Guy found a prize a few days ago. Someone must have dressed out a deer not far away, so he showed up with part of a leg and a lot of dirt on his nose. Now every time we go outside, he has to go check on it and chase away any cats. A few nights ago, he tried to bring it inside. When I told him no, he stayed out on the porch guarding it for a couple hours until he got cold enough to come in without it.
I bought a pair of rubber boots yesterday, and had to get 14s to get a pair that slipped on easily as the 12s I bought a few years ago. Either my feet have been growing, or boot sizes are shrinking. I don’t think it’s my feet.
I’ve been having writer’s block lately, or at least blogger’s block. I did knock out about a thousand words for the intro of my Farscape series the other day, but that’s a different thing. I could try to plow through by writing about having writer’s block, but that would surely be even more boring to read than it would be to write about.
So how about a technical topic.
I’ve run FreeBSD on my workstation since about 2000, when I started using it on servers. I just prefer it to Linux, for a variety of reasons that I think I’ve written about before. There’s one area where it suffers, though: commercial games. Most open source games are available in the ports tree, but on commercial games we’re out in the cold where Linux was 20 years ago. Many commercial games come for Linux now, but not for FreeBSD.
So I get around that by running Linux or Windows in a virtual machine using VirtualBox. That works fine for older games that aren’t too demanding. It’s not great for newer games that really need hardware 3D, though. VirtualBox only supports OpenGL 2.1 for 3D graphics; and Stardew Valley, for instance, requires 3.0. So the only way to play Stardew is to turn off hardware 3D and let it use software rendering. That mostly works, but once in a while the framerate drops and gets really choppy for several seconds, then comes out of it. FTL does something similar, bogging down on certain screens with a lot of moving parts in the background. I tried pushing more CPUs at it, but that didn’t seem to make a difference.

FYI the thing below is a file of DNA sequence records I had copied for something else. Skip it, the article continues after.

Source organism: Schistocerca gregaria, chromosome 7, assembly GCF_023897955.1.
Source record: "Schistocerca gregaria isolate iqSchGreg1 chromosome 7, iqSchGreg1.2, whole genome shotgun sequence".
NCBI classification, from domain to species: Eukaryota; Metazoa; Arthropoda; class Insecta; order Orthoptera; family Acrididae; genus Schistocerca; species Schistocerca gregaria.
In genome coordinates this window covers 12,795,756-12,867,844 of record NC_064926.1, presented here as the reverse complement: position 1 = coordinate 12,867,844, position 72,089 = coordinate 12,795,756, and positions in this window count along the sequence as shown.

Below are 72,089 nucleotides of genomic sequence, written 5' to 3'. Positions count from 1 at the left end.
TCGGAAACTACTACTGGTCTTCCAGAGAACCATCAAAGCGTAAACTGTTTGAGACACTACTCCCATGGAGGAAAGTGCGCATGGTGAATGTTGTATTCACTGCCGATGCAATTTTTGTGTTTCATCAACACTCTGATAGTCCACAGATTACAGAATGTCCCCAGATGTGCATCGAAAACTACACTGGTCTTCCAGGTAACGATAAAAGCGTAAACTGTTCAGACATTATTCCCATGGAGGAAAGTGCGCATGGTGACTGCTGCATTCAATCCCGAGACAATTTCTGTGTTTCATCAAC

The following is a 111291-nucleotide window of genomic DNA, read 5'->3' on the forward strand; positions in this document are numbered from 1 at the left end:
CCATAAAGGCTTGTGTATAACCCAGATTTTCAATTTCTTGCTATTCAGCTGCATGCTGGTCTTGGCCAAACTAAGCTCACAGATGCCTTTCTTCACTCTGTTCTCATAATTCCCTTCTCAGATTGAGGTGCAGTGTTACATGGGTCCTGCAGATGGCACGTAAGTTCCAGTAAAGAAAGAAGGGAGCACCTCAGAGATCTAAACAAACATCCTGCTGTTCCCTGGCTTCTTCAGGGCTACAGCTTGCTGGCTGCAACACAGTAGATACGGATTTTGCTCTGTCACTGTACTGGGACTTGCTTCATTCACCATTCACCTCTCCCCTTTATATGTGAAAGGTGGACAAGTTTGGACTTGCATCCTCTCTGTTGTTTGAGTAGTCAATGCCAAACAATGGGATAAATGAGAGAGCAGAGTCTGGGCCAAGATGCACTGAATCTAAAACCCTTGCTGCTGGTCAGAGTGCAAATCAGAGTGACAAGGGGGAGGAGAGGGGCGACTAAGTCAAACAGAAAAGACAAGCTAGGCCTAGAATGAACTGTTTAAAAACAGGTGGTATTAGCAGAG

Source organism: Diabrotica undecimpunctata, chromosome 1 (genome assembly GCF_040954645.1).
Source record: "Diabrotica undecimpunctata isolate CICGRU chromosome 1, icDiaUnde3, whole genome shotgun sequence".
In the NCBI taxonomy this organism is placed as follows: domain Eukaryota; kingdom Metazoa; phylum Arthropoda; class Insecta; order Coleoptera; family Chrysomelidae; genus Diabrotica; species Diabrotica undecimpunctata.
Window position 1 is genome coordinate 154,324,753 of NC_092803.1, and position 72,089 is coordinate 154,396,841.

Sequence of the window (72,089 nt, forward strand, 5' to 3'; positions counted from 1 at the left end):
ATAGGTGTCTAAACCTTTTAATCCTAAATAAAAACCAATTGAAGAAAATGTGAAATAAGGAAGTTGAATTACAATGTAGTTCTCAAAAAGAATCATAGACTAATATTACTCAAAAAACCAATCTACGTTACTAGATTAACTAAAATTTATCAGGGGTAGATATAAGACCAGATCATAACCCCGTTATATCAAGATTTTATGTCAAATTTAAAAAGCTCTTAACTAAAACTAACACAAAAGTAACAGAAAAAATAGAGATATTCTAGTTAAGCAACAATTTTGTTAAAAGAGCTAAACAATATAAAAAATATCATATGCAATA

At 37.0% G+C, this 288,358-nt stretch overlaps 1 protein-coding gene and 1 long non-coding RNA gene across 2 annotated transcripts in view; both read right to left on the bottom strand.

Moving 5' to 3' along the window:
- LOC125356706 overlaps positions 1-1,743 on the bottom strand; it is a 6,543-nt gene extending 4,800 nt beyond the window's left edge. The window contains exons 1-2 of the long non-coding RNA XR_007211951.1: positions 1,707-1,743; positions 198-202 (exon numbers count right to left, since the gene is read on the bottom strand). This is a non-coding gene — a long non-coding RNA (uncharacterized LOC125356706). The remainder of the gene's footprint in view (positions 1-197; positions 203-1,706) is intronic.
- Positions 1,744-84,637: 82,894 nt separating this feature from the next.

I can’t complain, because it’s amazing that we can run virtual systems on systems in the first place. The ideal solution would probably be to get a second PC for gaming and run Linux on it. I can’t see doing that to make a couple games work better, though, when most of the games I play work fine as-is. All my old Commodore 64 games play great.
I get a kick out of this one. There’s some interesting symbolism in it (notice which two run together the whole time), but who knows whether that’s intentional. Mostly it’s just fun, and a good song.